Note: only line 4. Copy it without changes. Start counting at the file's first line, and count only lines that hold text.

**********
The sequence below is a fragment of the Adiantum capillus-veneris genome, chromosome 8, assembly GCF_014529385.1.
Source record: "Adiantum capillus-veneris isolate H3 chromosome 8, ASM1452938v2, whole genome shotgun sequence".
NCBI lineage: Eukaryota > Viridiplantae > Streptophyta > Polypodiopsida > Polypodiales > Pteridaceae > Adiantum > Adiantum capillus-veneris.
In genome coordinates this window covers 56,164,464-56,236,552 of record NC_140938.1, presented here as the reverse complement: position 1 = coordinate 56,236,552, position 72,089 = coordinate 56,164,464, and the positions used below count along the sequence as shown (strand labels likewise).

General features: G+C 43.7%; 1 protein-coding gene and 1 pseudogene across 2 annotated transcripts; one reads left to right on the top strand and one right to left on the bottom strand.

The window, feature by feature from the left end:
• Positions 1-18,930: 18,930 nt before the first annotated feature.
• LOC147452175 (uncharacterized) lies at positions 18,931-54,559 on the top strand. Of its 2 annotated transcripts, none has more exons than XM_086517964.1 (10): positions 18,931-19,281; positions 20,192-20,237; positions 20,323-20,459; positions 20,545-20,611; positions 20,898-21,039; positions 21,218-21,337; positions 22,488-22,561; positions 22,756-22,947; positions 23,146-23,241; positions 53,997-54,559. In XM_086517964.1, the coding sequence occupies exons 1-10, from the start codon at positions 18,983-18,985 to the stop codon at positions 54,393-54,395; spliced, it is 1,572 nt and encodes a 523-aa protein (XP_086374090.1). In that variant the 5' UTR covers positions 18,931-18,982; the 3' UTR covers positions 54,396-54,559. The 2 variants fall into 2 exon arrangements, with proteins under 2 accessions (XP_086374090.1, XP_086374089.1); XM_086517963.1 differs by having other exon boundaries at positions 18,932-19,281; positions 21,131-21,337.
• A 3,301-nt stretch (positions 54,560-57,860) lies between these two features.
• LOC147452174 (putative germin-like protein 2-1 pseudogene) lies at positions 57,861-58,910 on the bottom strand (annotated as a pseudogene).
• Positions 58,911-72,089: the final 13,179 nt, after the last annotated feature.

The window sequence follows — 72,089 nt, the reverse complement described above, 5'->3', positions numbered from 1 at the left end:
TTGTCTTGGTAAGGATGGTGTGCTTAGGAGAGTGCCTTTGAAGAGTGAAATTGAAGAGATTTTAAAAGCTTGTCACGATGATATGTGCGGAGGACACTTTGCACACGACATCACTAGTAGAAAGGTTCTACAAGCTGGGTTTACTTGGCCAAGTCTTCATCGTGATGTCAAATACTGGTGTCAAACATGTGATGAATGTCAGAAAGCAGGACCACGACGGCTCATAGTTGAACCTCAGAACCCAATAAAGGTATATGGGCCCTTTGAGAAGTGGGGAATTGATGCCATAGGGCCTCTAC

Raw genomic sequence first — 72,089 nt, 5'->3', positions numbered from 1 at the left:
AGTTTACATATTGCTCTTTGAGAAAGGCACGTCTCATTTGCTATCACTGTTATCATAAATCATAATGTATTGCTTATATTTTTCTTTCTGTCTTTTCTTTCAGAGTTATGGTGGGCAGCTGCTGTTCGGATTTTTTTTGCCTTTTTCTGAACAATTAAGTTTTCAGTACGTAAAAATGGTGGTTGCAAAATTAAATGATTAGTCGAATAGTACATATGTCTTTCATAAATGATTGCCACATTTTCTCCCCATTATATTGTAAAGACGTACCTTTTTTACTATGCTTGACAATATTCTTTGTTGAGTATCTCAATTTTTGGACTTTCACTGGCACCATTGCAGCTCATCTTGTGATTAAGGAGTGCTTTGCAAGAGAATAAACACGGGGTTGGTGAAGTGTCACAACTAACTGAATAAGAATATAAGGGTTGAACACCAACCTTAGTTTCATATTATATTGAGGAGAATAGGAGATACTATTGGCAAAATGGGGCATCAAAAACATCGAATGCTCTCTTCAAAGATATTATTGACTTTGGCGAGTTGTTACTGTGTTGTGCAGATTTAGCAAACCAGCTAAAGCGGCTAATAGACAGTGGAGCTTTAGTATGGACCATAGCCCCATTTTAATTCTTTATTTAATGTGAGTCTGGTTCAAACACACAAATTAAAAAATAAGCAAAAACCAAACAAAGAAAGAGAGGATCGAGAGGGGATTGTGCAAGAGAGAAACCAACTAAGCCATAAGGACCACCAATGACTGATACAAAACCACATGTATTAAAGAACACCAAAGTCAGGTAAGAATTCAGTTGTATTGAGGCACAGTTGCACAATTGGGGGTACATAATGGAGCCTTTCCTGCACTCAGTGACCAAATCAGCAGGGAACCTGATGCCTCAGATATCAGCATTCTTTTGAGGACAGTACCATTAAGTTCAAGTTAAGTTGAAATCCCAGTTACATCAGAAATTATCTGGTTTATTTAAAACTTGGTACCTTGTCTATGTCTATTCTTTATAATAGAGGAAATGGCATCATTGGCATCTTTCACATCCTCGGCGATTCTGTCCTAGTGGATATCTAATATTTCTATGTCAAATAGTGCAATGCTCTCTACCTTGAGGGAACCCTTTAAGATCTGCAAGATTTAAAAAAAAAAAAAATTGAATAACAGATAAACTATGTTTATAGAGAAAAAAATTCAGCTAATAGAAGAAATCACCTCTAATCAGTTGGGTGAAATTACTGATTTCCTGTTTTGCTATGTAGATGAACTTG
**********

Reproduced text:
In genome coordinates this window covers 56,164,464-56,236,552 of record NC_140938.1, presented here as the reverse complement: position 1 = coordinate 56,236,552, position 72,089 = coordinate 56,164,464, and the positions used below count along the sequence as shown (strand labels likewise).